Times for vegetarians in the Czech Republic are gradually changing for the better, no doubt. Just ten years ago when Tereza Vandrovcová, a sociologist and founder of the volunteer-run animal-rights initiative Veggie Parade that is coordinating Veggie Month, went meatless, she didn’t have much more to go on than potatoes and carrots.
Although vegetarians are no longer looked at as roots-munching occult crazies, Vandrovcová says that Czechs are notably less informed about a plant-based diet than western Europeans are.
The global Vegetarian Awareness Month of October, first celebrated in 1977 by activists from the North American Vegetarian Society and dubbed “Veggie měsíc” locally, is one of the major events held in the country to spread awareness of the vegetarian and vegan lifestyle as well as incite fellow vegetarians across the country to action.
Veggie Month’s coordinators are hoping to improve on last year’s attendance by decentralizing events and lending total freedom to groups in more than 14 cities to stage events as they please. “The organizers in individual cities know their environment best, so it’s better to leave it to them to decide on the nature of the events,” Silvestr Špaček of Veggie Parade told Czech Position.
The only centralizing done by Veggie Parade is an online calendar listing all the veg-friendly events, city by city (for complete events listing, visit http://veggiemesic.net/).
The second edition, which kicked off on 1 October with Vegetarian Day, features presentations, street fairs, film screenings and cruelty-free food tastings.
The main Prague-based events include a European conference dealing with animal rights on the occasion of World Food Day and The International Day of Action Against McDonald’s, a remembrance ceremony for all animals killed by humans, and World Vegan Day to wrap up on Nov. 1. Events in other cities will continue to pop up as the month progresses, says Michaela Černá, who oversees the organizational aspects at Veggie Parade.
By connecting activists, artists and vegetarians of all trades, Vandrovcová is hoping to incite more self-reliant activity throughout the country. But, essentially, Veggie Month is about spreading the word and flaunting vegetarianism in the best possible light.
“While it is improving, people are still really uninformed about vegetarianism,” Vandrovcová said. “They perceive lots of things in a distorted way, be it the conditions that animals live in or the health aspects — that vegetarianism and veganism are beneficial for health and are balanced diets — or the lack of awareness about vegans and vegetarians in people’s own circles.”
This lack of awareness goes both for the countryside and cities, she says. While in smaller towns and villages people tend to relate to animals in a utilitarian way, urbanites are more likely to turn a blind eye to where their food comes from, she said.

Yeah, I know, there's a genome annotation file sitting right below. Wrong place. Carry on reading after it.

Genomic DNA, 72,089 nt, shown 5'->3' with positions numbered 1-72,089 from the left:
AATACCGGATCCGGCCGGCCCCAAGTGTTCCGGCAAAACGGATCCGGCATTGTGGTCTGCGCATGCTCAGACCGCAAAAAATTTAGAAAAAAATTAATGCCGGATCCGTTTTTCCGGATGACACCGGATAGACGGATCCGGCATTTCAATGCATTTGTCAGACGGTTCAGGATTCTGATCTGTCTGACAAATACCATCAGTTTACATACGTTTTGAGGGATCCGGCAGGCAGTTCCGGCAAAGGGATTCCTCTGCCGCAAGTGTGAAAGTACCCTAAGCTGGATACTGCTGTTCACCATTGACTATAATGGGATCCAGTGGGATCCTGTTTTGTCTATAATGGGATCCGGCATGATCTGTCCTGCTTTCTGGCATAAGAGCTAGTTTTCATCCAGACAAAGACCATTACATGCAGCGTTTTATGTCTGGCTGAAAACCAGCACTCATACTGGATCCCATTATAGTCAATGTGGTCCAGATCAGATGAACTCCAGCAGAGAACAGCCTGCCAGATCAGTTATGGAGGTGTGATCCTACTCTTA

Public events like Veggie Month try to do away with skewed beliefs and unrealistic stereotypes by presenting a “positive referential group” — a group of people that brings out the best of vegetarian lifestyle and with whom non-vegetarians can identify. Vandrovcová says that this was also the reason for renaming Veggie Pride to Veggie Parade, which feels less elitist and off-putting — a celebration rather than a demonstration.
Reaching out to one and all
When Vandrovcová, who avoids using and consuming animal products, went vegetarian a decade ago, it was for ethical reasons. “I was raised to respect animals, but in a more superficial way — as in cats and dogs,” she said. “With time, I started looking into where meat comes from. It was around the time when my dog died and I suddenly realized that I’m crying here because of one dog while there are 100,000 pigs out there, and that’s when I decided to become a vegetarian.”
But Veggie Month doesn’t center around the ethics of a meat-free lifestyle. It communicates the ethical, health and environmental aspects of going vegetarian, in hope to appeal to a wide range of people.
“It’s important to address the public in varied ways,” Vandrovcová said. “Someone might be more emotionally oriented and respond to a screening from a slaughterhouse; another is more rationally oriented and might prefer seminars; others might approach it from an economical perspective, and others from a taste standpoint.”
From Vandrovcová’s experience, most people convert to a plant-based diet during certain turning points in their lives, most often in their teenage years or early 20s and 30s, though last year’s Veggie Month — especially the banquet — drew older generations as well. While not-so-recent latest statistics from 1999 by StemMark estimate vegetarians at two percent of the population, Vandrovcová considers six percent more realistic for 2011.
As a member of the Green Party’s (SZ) committee for animal rights, she knows that awareness projects are just one, though key, channel for putting animal rights on the agenda.
During the Veggie Month, she’ll also be introducing a newly-recognized academic field, called animal-human studies, which explores the position of animals in our society, the parallels between animal abuse and human violence and animals’ status.
“It’s important to always work on creating activist, scientific and political pressure,” Vandrovcová said. Though, when there’s desire from below, changes, including those legislative, happen more easily.
Martina Čermáková is a Prague-based freelance writer